An eraser deleting the word <pre>

Time for de<pre>cation?

The <pre> element

The semantics problem

  • if it appears with <code>, it is code;
  • if it appears with <samp> it is a sample or output;
  • if it appears with <kbd> it is a keyboard input...
pre {
display: block;
font-family: monospace;
white-space: pre;
margin: 1em 0px;
}

Arguments supporting <pre>

  • <pre> has semantic value
  • <pre> doesn't have a semantic alternative
  • <pre> provides key accessibility information
  • <pre> is shorter than the CSS alternative
  • <pre> is useful for debugging

<pre> has semantic value

<pre> provides key accessibility information

  1. At the moment, no screen reader interprets <pre> differently. It is read how any paragraph or <div> is read. There's nothing special about it.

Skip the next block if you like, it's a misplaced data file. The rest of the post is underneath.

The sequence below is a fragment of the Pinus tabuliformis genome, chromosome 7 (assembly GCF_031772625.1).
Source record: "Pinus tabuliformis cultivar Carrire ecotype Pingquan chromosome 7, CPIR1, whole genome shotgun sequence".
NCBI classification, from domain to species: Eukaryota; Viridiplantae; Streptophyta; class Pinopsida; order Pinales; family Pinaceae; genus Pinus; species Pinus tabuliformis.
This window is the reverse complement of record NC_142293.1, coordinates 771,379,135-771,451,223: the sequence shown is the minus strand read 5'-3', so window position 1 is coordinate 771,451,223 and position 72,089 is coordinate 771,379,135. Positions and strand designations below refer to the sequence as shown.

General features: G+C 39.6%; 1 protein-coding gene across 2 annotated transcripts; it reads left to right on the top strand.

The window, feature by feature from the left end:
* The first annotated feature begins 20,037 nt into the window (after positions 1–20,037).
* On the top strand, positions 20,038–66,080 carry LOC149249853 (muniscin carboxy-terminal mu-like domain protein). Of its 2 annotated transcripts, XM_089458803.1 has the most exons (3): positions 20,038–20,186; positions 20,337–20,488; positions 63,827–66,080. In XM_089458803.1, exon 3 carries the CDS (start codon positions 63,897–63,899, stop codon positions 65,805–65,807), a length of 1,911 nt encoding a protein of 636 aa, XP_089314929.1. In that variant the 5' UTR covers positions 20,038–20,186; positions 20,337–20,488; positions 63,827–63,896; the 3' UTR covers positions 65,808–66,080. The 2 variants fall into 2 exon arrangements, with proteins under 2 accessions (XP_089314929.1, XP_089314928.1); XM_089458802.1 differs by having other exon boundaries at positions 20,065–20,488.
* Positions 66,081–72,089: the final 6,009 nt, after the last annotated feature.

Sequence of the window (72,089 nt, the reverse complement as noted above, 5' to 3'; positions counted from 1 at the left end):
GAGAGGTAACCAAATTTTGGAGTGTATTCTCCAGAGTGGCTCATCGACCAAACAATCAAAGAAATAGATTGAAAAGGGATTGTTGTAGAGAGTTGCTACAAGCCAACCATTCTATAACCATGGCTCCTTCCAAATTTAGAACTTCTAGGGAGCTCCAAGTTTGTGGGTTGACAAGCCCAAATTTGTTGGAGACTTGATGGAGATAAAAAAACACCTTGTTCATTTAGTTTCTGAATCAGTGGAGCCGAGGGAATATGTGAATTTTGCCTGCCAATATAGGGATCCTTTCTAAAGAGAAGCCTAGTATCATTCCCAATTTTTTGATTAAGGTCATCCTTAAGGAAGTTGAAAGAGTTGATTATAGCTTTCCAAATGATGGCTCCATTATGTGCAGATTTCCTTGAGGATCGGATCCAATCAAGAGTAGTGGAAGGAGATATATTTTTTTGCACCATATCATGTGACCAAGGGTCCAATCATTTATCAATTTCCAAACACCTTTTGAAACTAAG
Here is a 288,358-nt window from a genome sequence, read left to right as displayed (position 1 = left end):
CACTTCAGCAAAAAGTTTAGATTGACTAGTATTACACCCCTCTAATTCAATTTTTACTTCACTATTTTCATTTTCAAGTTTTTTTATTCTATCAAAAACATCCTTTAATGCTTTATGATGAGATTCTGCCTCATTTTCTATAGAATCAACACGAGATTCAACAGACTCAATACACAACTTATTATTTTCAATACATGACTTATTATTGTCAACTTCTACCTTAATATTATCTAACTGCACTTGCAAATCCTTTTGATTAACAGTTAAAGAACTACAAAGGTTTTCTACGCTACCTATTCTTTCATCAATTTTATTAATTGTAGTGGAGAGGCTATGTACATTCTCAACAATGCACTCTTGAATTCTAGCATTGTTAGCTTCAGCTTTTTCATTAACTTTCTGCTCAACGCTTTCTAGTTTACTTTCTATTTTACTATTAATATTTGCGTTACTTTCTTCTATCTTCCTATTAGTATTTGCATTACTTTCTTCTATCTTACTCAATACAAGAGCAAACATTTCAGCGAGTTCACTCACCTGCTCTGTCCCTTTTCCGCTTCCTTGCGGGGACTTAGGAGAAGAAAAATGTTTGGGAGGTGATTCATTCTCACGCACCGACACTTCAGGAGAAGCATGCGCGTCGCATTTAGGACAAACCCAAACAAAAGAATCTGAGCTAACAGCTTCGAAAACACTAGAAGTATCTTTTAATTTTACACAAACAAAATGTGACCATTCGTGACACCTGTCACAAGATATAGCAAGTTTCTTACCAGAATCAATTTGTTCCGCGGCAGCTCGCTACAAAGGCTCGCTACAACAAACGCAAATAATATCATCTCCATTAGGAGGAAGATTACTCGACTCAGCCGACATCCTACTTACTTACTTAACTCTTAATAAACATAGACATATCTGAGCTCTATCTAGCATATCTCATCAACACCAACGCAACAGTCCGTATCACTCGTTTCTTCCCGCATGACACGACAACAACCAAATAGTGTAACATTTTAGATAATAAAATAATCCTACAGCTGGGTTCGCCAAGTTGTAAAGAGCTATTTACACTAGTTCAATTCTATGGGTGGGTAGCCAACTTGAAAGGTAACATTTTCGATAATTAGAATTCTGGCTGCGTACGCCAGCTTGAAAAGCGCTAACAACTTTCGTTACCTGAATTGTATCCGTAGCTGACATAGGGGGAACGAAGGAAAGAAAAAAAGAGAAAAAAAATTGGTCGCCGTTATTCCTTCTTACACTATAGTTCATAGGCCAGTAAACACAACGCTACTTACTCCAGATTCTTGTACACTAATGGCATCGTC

2. Screen readers consider CSS when reading elements: display, opacity, visibility, etc. The screen readers could read white-space: pre differently, too.

<pre> is shorter than the CSS alternative

.pre {
font-family: monospace;
white-space: pre;
}
<article class="pre">
...
</article>
<pre>
<article>
...
</article>
</pre>

<pre> is useful for debugging

  1. <pre> is not the best semantic element for the job: <samp> or <output> would be more fit.
  2. We can style any element to respect white spaces (if that’s what we really need).
  3. The lack of debugging features in a language should not condition another language.

The precedents

  • <center>: used to center its content.
  • <big>: to indicate segments with larger font size.
  • <font>: that defined the font size, color, and face for the content.

Conclusion

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Alvaro Montoro

Alvaro Montoro

Full-Stack Software Engineer, Mobile Developer, Web technologies enthusiast. CSS aficionado. Twitter: @alvaro_montoro